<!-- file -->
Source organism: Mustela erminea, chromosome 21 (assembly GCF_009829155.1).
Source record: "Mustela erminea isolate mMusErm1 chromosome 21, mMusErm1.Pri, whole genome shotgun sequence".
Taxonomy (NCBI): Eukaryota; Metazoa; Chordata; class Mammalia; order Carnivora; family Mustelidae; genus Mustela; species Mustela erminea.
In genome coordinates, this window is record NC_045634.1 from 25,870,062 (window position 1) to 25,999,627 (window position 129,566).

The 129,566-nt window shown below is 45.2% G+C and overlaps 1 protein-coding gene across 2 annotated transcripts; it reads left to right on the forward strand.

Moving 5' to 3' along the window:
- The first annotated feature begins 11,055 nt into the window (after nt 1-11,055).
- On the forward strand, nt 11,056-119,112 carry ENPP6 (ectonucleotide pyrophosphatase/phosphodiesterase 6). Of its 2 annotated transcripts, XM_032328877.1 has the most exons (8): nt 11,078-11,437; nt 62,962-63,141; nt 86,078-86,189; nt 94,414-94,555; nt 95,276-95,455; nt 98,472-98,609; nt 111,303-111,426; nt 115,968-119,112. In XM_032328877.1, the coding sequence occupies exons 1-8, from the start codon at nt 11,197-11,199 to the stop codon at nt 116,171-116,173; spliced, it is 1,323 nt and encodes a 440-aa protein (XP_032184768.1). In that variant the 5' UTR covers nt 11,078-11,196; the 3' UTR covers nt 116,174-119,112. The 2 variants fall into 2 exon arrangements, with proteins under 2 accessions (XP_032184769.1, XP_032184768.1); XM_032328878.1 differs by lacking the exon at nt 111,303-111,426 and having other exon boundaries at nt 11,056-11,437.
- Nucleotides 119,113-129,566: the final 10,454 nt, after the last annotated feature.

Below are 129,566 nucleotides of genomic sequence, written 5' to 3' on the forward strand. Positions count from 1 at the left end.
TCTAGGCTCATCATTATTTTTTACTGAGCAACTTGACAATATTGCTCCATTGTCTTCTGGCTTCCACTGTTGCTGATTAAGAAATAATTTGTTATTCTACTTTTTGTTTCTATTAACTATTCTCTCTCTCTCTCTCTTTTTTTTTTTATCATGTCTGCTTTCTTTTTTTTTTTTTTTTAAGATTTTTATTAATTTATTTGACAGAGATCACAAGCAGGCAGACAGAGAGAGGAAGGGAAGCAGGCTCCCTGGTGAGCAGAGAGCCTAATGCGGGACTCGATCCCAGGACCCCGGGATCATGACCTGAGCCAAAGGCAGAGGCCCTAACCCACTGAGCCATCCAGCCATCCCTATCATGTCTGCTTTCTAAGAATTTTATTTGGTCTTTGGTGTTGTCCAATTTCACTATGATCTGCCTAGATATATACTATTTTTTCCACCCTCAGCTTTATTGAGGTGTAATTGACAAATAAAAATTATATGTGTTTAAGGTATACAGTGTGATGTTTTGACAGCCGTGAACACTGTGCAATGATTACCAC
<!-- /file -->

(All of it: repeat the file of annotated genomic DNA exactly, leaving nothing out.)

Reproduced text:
Source organism: Mustela erminea, chromosome 21 (assembly GCF_009829155.1).
Source record: "Mustela erminea isolate mMusErm1 chromosome 21, mMusErm1.Pri, whole genome shotgun sequence".
Taxonomy (NCBI): Eukaryota; Metazoa; Chordata; class Mammalia; order Carnivora; family Mustelidae; genus Mustela; species Mustela erminea.
In genome coordinates, this window is record NC_045634.1 from 25,870,062 (window position 1) to 25,999,627 (window position 129,566).

The 129,566-nt window shown below is 45.2% G+C and overlaps 1 protein-coding gene across 2 annotated transcripts; it reads left to right on the forward strand.

Moving 5' to 3' along the window:
- The first annotated feature begins 11,055 nt into the window (after nt 1-11,055).
- On the forward strand, nt 11,056-119,112 carry ENPP6 (ectonucleotide pyrophosphatase/phosphodiesterase 6). Of its 2 annotated transcripts, XM_032328877.1 has the most exons (8): nt 11,078-11,437; nt 62,962-63,141; nt 86,078-86,189; nt 94,414-94,555; nt 95,276-95,455; nt 98,472-98,609; nt 111,303-111,426; nt 115,968-119,112. In XM_032328877.1, the coding sequence occupies exons 1-8, from the start codon at nt 11,197-11,199 to the stop codon at nt 116,171-116,173; spliced, it is 1,323 nt and encodes a 440-aa protein (XP_032184768.1). In that variant the 5' UTR covers nt 11,078-11,196; the 3' UTR covers nt 116,174-119,112. The 2 variants fall into 2 exon arrangements, with proteins under 2 accessions (XP_032184769.1, XP_032184768.1); XM_032328878.1 differs by lacking the exon at nt 111,303-111,426 and having other exon boundaries at nt 11,056-11,437.
- Nucleotides 119,113-129,566: the final 10,454 nt, after the last annotated feature.

Below are 129,566 nucleotides of genomic sequence, written 5' to 3' on the forward strand. Positions count from 1 at the left end.
TCTAGGCTCATCATTATTTTTTACTGAGCAACTTGACAATATTGCTCCATTGTCTTCTGGCTTCCACTGTTGCTGATTAAGAAATAATTTGTTATTCTACTTTTTGTTTCTATTAACTATTCTCTCTCTCTCTCTCTTTTTTTTTTTATCATGTCTGCTTTCTTTTTTTTTTTTTTTTAAGATTTTTATTAATTTATTTGACAGAGATCACAAGCAGGCAGACAGAGAGAGGAAGGGAAGCAGGCTCCCTGGTGAGCAGAGAGCCTAATGCGGGACTCGATCCCAGGACCCCGGGATCATGACCTGAGCCAAAGGCAGAGGCCCTAACCCACTGAGCCATCCAGCCATCCCTATCATGTCTGCTTTCTAAGAATTTTATTTGGTCTTTGGTGTTGTCCAATTTCACTATGATCTGCCTAGATATATACTATTTTTTCCACCCTCAGCTTTATTGAGGTGTAATTGACAAATAAAAATTATATGTGTTTAAGGTATACAGTGTGATGTTTTGACAGCCGTGAACACTGTGCAATGATTACCAC